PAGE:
If you are a finance student, I am sure you might have faced the situation where you have been asked by your teacher or parents to watch Union budget and tell them the synopsis.
Even I was asked to do the same in my college days.
On the budget day, I used to genuinely sit before the T.V. but truly speaking after a point of time I couldn’t take anymore.
The reason was that most of the words used in the budget speech were not clear to me.
So, I thought of putting down some important terminologies so that next time when you sit to watch Union Budget, you don’t face the problem which I used to face in my past days.
Key budget terminologies :
- GDP : It is the value of all finished goods and services produced within a domestic territory of a country within a certain time period.
- Indirect taxes : These are taxes paid by consumers when they purchase any goods or services which includes sales tax, goods and service tax,VAT, excise and customs duties.
- Budget deficit : The amount by which government’s spending exceeds the income over an annual time period. In order to meet this shortfall, the government has to borrow.
- Budget estimates : An expectation made for the upcoming budget based on government’s spending and revenues over a similar previous period, coupled with any expected changes.
- Balanced budget : The budget is said to be balanced when the current receipts equals current expenditure i.e. revenue from taxes and other sources are sufficient to meet payments for goods and services.
- Contingency fund : It is a fund which government resorts to during the period of emergencies, calamities or any unforeseen event to meet unforeseen expenditure.
- Finance bill : It is a bill introduced every year in Lok Sabha just after the presentation of the Union Budget to give effect to government’s financial proposal like the imposition of taxes, modification of existing tax structure etc.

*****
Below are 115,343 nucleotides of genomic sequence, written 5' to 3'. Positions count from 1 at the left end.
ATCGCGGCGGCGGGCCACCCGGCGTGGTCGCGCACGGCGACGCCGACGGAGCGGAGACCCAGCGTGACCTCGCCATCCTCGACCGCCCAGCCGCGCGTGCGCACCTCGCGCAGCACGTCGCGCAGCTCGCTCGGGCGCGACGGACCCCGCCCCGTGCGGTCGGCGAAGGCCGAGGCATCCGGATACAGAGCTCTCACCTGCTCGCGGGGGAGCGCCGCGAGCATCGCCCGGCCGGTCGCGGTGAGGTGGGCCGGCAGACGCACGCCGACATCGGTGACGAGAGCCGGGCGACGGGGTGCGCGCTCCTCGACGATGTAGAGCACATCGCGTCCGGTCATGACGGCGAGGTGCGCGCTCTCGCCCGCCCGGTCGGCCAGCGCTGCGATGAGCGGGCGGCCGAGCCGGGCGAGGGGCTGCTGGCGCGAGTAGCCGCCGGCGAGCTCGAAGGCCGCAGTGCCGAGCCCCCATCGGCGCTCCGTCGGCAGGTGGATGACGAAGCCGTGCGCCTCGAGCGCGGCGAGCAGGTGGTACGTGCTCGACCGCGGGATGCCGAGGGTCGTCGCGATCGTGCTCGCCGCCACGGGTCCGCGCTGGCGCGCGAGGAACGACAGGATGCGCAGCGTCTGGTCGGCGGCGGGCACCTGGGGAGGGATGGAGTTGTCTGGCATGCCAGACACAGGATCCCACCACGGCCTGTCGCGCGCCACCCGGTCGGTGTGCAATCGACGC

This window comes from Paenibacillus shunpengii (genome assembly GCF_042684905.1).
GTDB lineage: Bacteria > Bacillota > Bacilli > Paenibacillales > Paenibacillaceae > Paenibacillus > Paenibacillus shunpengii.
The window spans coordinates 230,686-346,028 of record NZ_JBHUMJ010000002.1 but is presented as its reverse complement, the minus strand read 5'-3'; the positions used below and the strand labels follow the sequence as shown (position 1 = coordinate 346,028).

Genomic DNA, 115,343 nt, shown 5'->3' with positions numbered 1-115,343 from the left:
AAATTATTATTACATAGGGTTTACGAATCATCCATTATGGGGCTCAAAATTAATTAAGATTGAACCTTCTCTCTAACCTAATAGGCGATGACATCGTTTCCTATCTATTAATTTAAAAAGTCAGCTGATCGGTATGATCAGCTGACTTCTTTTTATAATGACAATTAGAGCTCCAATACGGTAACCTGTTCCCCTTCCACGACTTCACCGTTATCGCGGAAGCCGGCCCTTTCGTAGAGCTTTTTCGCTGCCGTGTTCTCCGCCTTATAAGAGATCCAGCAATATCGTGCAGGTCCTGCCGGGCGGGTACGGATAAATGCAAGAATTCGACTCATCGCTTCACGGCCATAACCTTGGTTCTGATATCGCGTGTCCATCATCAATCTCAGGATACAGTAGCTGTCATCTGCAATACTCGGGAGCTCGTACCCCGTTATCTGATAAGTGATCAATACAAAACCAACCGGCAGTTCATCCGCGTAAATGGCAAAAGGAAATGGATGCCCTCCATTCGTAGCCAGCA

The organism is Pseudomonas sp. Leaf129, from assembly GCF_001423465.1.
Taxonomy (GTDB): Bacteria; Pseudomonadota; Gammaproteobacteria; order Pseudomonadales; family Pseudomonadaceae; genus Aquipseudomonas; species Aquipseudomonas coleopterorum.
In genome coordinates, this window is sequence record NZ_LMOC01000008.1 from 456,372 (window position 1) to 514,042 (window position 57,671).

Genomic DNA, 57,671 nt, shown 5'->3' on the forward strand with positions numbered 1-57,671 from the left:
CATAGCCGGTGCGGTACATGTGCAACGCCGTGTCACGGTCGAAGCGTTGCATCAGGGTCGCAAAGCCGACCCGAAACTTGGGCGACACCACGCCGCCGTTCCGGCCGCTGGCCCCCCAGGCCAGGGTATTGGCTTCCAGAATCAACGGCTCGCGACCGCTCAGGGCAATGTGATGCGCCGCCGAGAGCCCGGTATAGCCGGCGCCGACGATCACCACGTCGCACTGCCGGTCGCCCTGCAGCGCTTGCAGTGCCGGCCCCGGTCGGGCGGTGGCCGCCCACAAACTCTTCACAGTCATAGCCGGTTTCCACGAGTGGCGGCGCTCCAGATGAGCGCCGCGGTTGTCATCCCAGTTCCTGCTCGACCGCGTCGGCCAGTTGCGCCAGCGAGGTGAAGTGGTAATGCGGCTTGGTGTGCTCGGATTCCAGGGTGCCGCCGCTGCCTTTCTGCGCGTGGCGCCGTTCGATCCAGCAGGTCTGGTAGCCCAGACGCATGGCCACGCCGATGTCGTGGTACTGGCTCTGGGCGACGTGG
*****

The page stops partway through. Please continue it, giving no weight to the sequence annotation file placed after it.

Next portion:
- Fiscal policy : It is a mechanism by which government adjusts its spending levels and income to influence economic activity.
- Capital receipts : These receipts are non-recurring in nature and its benefit can be enjoyed over a long period of time.
- Capital expenditure : This amount is spent to acquire long-term assets such as plant and machinery, equipment or building etc.
- Revenue receipts : These receipts are recurring in nature which comprises of tax collected by the government and other receipts like interest and dividend on investments, fees etc.
- Revenue expenditure :This expenditure is utilised for day to day running of the government’s department and services and is charged to expense as soon as the cost is incurred.
- Plan expenditure : The money utilised from government’s account for the main plan is referred to as plan expenditure.
- Fiscal year : It is a period used by corporate or government for accounting purposes and for preparing financial.
- Capital budget : It includes government’s capital receipts and expenditure
- Revenue budget : It comprises of government’s revenue receipts and expenditure.
- Financial Inclusion : It involves delivery of financial services at an affordable price to the low-income groups of society.
- Revenue surplus : It is a situation when the government’s revenue receipt exceed its revenue expenditure.
- Disinvestment : It involves liquidation or sale of part or the whole of government’s stake in public sector undertakings which is done to boost company’s performance and to add to the government’s revenue.
- Annual financial statement : It is a document presented in Parliament every year which shows government’s estimated receipts and expenditures for the upcoming year with relation to revised estimates for the previous year.
I would appeal everybody especially the young college students to must-see budget every year since it is one of the most important events in any country and there are so many things to know and learn from it.
You can post your comment or query in the comment section below if you are not clear with any other terminologies.